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Comet Particles Offer Glimpse of Solar System’s Chaotic Origin

The minerals found in the particles suggest that the early solar system was a chaotic place where bits of material might be flung from the area near the sun to the solar system’s furthest reaches, University of Washington astronomer and project lead scientist Donald Brownlee told the Associated Press.

The comet dust was collected by NASA’s Stardust spacecraft, which launched in 1999 and crossed paths with the comet Wild 2 in 2004. A new type of material called an aerogel allowed the spacecraft to safely capture some of the speeding particles surrounding the fast-moving comet. A capsule containing the particles returned to earth in January, and scientists have been analyzing the comet dust ever since.

Scientists expected the particles to be made of interstellar dust from the cooler outer regions of the solar system, where the comets formed. Instead, they found that the dust also included a material, called a calcium-aluminum inclusion, forged in the hot inner solar system near the sun. That material then traveled out to the edge of the solar system beyond Pluto and coalesced with interstellar dust to form the comets.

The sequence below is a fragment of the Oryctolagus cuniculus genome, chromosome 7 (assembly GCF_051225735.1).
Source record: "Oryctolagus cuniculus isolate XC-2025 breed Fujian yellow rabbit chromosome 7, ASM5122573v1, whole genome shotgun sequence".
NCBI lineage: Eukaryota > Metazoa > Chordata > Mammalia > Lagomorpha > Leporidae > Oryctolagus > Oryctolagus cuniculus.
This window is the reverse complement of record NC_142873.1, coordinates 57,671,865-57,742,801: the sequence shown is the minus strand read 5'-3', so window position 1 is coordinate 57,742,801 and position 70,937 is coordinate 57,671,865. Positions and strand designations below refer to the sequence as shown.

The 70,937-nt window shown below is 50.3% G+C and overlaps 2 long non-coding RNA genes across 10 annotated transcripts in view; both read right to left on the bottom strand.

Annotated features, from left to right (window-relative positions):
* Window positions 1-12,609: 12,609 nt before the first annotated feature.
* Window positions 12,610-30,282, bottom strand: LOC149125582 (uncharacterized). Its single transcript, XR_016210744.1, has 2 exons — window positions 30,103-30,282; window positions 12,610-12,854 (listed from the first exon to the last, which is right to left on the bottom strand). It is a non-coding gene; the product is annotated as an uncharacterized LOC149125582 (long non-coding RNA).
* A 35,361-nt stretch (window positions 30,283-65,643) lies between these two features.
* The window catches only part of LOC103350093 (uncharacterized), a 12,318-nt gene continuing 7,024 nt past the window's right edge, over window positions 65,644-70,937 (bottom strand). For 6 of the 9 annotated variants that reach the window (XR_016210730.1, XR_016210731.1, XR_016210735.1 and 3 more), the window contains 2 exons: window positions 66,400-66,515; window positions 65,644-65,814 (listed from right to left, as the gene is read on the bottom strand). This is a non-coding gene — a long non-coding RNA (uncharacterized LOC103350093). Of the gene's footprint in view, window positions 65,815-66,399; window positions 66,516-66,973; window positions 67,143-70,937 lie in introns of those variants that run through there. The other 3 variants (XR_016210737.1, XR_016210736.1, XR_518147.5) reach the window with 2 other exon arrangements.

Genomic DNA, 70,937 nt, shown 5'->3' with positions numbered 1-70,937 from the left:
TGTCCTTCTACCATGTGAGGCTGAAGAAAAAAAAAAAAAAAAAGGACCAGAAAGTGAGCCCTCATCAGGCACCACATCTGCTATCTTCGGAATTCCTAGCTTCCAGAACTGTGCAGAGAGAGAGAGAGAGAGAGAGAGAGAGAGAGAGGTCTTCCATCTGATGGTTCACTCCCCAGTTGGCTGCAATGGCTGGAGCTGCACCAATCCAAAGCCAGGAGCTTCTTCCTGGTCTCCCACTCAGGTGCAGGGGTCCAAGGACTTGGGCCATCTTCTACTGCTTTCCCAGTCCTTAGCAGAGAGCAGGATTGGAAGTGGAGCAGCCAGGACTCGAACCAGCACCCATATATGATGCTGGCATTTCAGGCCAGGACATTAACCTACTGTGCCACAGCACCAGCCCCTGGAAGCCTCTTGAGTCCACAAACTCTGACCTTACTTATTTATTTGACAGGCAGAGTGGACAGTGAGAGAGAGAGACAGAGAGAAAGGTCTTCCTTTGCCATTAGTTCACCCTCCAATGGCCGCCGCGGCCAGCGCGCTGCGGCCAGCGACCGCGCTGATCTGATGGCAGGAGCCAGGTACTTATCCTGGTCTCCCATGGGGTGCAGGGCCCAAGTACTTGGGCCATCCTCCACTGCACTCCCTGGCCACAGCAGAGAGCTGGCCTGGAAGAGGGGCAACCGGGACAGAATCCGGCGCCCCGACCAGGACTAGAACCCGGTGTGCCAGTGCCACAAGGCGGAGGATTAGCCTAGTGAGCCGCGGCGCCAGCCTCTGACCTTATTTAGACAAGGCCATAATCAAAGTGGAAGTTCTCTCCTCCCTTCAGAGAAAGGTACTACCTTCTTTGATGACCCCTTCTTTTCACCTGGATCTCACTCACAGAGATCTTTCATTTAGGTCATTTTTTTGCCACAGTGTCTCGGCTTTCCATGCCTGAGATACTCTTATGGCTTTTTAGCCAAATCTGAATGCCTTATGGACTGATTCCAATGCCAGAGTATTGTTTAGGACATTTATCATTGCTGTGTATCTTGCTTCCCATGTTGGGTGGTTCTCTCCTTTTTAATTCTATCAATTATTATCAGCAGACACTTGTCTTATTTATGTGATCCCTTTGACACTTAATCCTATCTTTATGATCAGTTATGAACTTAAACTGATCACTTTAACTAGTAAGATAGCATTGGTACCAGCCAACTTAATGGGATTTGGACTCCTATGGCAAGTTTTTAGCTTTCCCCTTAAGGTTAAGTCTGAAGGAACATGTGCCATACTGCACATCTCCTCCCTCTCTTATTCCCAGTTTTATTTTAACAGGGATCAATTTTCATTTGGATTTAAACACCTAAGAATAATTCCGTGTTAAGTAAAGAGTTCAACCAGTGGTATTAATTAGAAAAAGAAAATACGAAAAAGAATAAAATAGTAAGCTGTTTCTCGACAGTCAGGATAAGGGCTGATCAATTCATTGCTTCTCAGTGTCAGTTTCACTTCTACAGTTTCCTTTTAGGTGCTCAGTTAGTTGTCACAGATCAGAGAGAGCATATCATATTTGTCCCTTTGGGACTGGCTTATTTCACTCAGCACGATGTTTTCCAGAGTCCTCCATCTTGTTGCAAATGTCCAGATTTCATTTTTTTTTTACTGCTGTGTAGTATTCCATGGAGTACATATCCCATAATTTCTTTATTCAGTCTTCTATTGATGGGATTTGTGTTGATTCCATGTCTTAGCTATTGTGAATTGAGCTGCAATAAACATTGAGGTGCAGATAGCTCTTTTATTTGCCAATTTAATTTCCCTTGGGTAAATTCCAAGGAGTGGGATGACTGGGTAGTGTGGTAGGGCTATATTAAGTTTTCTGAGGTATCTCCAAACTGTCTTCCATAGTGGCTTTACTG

“As the solar system formed 4.6 billion years ago, material moved from the innermost part to the outermost part. I think of it as the solar system partially turning itself inside out,” Brownlee said in a press statement.

The results, he told the magazine New Scientist, “indicate that mixing on the grandest scales was possible in the early universe.” Those results will be published Friday in the journal Science, and were presented today at the American Geophysical Union meeting in San Francisco.

Astronomer Don Burnett, of the California Institute of Technology, says that the results are a big step for comet research–and that there is still much more to be learned from the Stardust material.

The 200 researchers who have been analyzing the dust thus far have used only a small fraction of the several micrograms of material Stardust collected, he told New Scientist.

“This is not the end of the Stardust results. It is just the beginning,” he said.

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